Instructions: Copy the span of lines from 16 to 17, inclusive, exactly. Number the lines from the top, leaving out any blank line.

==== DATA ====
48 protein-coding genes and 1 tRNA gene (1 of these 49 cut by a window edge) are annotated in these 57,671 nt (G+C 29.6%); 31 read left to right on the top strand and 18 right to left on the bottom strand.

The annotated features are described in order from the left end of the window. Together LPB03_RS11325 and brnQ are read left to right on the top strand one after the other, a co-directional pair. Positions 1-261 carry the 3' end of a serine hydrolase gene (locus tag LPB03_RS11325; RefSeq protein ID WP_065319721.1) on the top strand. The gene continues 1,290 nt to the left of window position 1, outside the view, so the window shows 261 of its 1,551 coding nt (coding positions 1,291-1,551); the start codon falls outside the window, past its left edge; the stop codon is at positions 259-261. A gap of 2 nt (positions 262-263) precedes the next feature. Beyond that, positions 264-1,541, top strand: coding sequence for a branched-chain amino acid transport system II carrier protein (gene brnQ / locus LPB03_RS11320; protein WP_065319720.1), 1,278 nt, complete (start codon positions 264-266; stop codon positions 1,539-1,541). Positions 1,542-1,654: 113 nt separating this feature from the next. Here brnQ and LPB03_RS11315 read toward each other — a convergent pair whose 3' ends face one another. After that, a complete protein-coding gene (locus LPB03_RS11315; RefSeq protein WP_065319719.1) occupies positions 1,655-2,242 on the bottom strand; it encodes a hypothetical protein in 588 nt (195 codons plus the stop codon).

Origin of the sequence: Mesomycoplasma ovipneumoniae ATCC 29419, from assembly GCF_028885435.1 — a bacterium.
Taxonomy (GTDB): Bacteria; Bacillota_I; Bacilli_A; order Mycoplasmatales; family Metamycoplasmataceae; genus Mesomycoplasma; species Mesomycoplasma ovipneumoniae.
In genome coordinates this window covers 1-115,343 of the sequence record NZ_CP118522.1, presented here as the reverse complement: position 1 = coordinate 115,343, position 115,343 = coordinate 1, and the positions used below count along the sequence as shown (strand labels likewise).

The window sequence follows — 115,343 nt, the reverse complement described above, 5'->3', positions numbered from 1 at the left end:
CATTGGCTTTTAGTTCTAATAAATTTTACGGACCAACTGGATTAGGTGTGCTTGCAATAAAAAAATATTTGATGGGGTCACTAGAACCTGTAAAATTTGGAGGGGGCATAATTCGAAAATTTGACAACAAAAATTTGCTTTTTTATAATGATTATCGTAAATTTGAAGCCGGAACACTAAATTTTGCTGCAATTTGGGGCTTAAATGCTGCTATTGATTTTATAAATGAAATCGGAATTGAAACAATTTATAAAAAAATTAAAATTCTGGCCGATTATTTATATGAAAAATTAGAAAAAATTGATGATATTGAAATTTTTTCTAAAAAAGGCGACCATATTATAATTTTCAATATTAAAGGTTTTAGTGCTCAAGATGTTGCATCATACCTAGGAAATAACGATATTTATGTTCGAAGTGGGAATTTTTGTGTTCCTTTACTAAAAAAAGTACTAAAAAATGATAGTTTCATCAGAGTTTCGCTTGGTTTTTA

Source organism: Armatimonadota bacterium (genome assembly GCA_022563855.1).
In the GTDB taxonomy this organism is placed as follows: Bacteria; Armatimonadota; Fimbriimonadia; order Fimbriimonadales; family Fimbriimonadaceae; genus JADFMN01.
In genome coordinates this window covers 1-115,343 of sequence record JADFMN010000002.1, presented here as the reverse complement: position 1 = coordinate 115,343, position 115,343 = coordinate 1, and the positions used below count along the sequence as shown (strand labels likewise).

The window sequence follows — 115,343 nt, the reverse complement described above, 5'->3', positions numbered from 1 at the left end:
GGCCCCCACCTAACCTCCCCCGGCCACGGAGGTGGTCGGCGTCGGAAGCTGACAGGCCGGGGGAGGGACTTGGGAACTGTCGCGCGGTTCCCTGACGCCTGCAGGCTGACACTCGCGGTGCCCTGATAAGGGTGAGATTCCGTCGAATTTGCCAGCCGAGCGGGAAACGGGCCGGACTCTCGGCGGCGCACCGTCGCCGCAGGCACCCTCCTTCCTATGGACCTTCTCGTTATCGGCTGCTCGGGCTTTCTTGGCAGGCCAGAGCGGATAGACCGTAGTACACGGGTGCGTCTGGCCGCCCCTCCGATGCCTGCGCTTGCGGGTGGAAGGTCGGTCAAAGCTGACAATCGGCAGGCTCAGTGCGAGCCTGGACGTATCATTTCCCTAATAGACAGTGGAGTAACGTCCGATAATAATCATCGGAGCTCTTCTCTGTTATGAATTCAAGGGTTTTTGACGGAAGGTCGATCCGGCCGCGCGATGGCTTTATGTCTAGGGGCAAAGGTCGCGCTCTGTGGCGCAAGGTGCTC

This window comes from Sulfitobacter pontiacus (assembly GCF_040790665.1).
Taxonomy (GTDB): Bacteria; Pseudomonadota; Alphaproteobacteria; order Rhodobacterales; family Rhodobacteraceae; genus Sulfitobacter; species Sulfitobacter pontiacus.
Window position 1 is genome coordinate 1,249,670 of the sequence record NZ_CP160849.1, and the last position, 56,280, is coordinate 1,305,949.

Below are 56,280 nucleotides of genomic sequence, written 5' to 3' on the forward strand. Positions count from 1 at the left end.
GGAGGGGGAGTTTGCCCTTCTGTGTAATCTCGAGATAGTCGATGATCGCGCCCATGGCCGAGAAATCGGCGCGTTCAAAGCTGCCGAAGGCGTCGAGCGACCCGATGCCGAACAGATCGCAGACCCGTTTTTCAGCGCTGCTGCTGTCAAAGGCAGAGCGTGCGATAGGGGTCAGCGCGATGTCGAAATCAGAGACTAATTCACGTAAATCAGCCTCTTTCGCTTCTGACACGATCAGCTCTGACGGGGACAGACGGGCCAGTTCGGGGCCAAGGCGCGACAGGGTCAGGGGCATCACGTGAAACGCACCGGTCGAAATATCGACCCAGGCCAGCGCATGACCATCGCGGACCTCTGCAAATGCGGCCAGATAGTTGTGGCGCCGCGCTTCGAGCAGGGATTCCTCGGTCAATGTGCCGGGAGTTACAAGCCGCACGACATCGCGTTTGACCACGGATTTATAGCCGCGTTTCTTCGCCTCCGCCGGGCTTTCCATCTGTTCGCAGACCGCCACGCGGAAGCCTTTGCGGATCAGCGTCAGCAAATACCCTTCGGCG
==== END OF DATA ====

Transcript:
Below are 56,280 nucleotides of genomic sequence, written 5' to 3' on the forward strand. Positions count from 1 at the left end.
GGAGGGGGAGTTTGCCCTTCTGTGTAATCTCGAGATAGTCGATGATCGCGCCCATGGCCGAGAAATCGGCGCGTTCAAAGCTGCCGAAGGCGTCGAGCGACCCGATGCCGAACAGATCGCAGACCCGTTTTTCAGCGCTGCTGCTGTCAAAGGCAGAGCGTGCGATAGGGGTCAGCGCGATGTCGAAATCAGAGACTAATTCACGTAAATCAGCCTCTTTCGCTTCTGACACGATCAGCTCTGACGGGGACAGACGGGCCAGTTCGGGGCCAAGGCGCGACAGGGTCAGGGGCATCACGTGAAACGCACCGGTCGAAATATCGACCCAGGCCAGCGCATGACCATCGCGGACCTCTGCAAATGCGGCCAGATAGTTGTGGCGCCGCGCTTCGAGCAGGGATTCCTCGGTCAATGTGCCGGGAGTTACAAGCCGCACGACATCGCGTTTGACCACGGATTTATAGCCGCGTTTCTTCGCCTCCGCCGGGCTTTCCATCTGTTCGCAGACCGCCACGCGGAAGCCTTTGCGGATCAGCGTCAGCAAATACCCTTCGGCG